Magic in Paksenarrion’s World

Posted: December 19th, 2008 under Contents.

In Paksenarrion’s world different groups of characters have different kinds of magic–nobody has it all, and many people have none.

The sources of magic remain a mystery except for wizards’ magicks–a learnable, teachable technology.    The Elder Races are sure such magic as they have is part of their created nature, and consider their own gods responsible for it.  Magelords, the only humans with inborn magical ability, have variously believed the abilities came from their ancestors through normal inheritance, from the gods originally, or from specific techniques taught by a given deity.   Paladins believe their patron or their patron’s god grants the powers, and Kuakganni believe the green world grants theirs.

The difficulty for a writer inventing magic is to put the limits of such powers where they’ll do the most good for the story–and where readers can suspend their disbelief long enough to enjoy the story.  Many readers like (and many dislike) the very thought of magic in a story.   Multiple magic systems may seem more complicated, but also allow for constraints that help define different character groups.

For instance, the two Elder Races of Earthfolk have innate magery–part of their essence–but theirs is limited to specific places and materials.   Dwarves and gnomes can do things with stone no one else can do,  but have no magic touch with “the green blood”–with plants or with most animals.    Though a dwarf may be individually charming, he will not be able to charm (in the magical sense) a human.

As shown in the story “Gifts,” Earthfolk are traditional guardians of dragons’ eggs because of their ability to magically interact with stone.   (Dragons in the egg are somewhat sentient, at a low level, and seek to find hosts in which to grow and transform.   They cannot invade Earthfolk.)

The Sinyi (elves to most humans) and their estranged cousins (iynisin or kuaknom)  have innate magical abilities with living things–not with stone or objects once made of wood but now “dead.”   Elves use their magic to make things healthier, stronger, and to shape them to growth the elves find beautiful.  Kuaknom, who bitterly resented the “treachery” of the One Tree’s appreciation of a human’s song (the first Kuakgan) have turned against living things and use their magic to harm.

Magic in humans ranges from the Old Human talents (“green thumb” and “granny magic”)  to the magelords’ far more spectacular abilities.  These are inborn, natural to the individual in which they appear.  They may be greater or lesser, just as individuals differ in physical strength, eyesight, and other physical characteristics.   Though some training is involved, the ability is always there unless blocked/locked by something or someone.    The magelords at their  peak possessed enough power to cause themselves major trouble.   By Gird’s day, many had no power left; others had only a few of the original abilities.  By Paks’s day, Girdish teaching is that the only innate magical powers left are not really innate, but the result of following evil gods who lend their followers power.   That’s not entirely true–there’s still real magelord magic around, but it’s been in hiding a long time.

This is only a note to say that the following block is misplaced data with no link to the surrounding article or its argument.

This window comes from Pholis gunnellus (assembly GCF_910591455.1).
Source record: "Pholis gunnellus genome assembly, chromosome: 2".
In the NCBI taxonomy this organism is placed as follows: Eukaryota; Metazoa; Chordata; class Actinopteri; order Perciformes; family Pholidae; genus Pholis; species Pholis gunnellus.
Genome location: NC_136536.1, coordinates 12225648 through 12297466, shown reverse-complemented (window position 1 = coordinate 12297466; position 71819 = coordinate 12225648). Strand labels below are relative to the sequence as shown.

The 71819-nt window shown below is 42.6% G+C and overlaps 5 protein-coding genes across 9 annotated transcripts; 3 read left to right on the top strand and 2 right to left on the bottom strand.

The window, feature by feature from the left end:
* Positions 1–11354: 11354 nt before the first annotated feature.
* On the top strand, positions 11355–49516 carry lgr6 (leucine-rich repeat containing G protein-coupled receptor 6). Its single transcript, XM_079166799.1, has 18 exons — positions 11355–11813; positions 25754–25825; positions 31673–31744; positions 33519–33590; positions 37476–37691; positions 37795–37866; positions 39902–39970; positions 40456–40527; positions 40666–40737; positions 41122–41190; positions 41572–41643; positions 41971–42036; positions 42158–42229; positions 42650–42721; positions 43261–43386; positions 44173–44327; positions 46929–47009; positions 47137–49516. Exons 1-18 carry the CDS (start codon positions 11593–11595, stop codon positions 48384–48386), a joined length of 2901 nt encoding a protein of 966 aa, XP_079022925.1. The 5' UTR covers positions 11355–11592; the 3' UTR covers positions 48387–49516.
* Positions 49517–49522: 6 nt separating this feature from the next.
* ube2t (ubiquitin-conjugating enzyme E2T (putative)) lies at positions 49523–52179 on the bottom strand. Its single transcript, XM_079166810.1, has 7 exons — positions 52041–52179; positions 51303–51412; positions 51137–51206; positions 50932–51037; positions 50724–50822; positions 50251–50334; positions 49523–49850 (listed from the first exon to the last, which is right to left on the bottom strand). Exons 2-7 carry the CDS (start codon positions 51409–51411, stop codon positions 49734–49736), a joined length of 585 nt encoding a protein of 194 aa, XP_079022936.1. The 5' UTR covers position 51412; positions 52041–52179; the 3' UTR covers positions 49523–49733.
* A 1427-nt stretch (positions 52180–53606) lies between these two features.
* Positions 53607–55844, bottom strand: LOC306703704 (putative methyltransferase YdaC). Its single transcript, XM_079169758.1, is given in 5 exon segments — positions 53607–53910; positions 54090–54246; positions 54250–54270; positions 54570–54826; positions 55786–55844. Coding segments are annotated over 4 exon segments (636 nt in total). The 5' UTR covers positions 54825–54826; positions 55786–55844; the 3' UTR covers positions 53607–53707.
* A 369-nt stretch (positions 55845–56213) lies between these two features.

Wizards are a different kettle of fish–part scholar, part engineer/inventor.   A wizard needs no innate magical talent, but does need intelligence, creativity, and a good memory.   Much of their “magic” is indeed smoke and mirrors (or the equivalent)–a  change in appearance, not reality.  But over centuries, they have produced a body of knowledge that includes actions equivalent in actual power to those produced by individuals with innate magic.   They have invented devices that can store specific actions and release them on command (almost never safely by a lay-person but by any wizard), though careless or dishonest wizards produce inferior devices.   (The ineffective fireballs in the story “Bargains” are an example.)   Since a wizard spends years learning his/her craft, at personal expense and effort, wizards don’t  give it away and are perceived as less moral and greedier than elves.   A spell or a magical device, like a machine, acts as designed, within the limits of its quality and the care used in construction.

Paladins’ magic powers are grafted on–gifts from their patron (saint or deity) and used with permission and guidance.    They’re limited to a few specific areas such as making light, protecting others from paralyzing fear, healing, and discerning the truth.   Paladins cannot magically turn stones into bread or reeds into fish; they don’t fly through the air or walk through walls.   The other talents needed for a paladin are nonmagical, shared by many others than paladins.  Others are also charismatic, honest, brave, etc.


  • Comment by AnthonyA — May 16, 2011 @ 5:46 pm


    Just found this blog, and am catching up with the old posts.

    I agree with a previous poster, the fact that there were different types of magics, that could be used by different races, and not necessarily eqally, really helped me to enjoy the books that much more! Also, it was nice to see magic naive characters able to fight against those with strong magic by using their wits and skills (Paks vs. the posessed elf lord).


  • Comment by elizabeth — May 16, 2011 @ 9:59 pm


    Glad it worked for you, Anthony.

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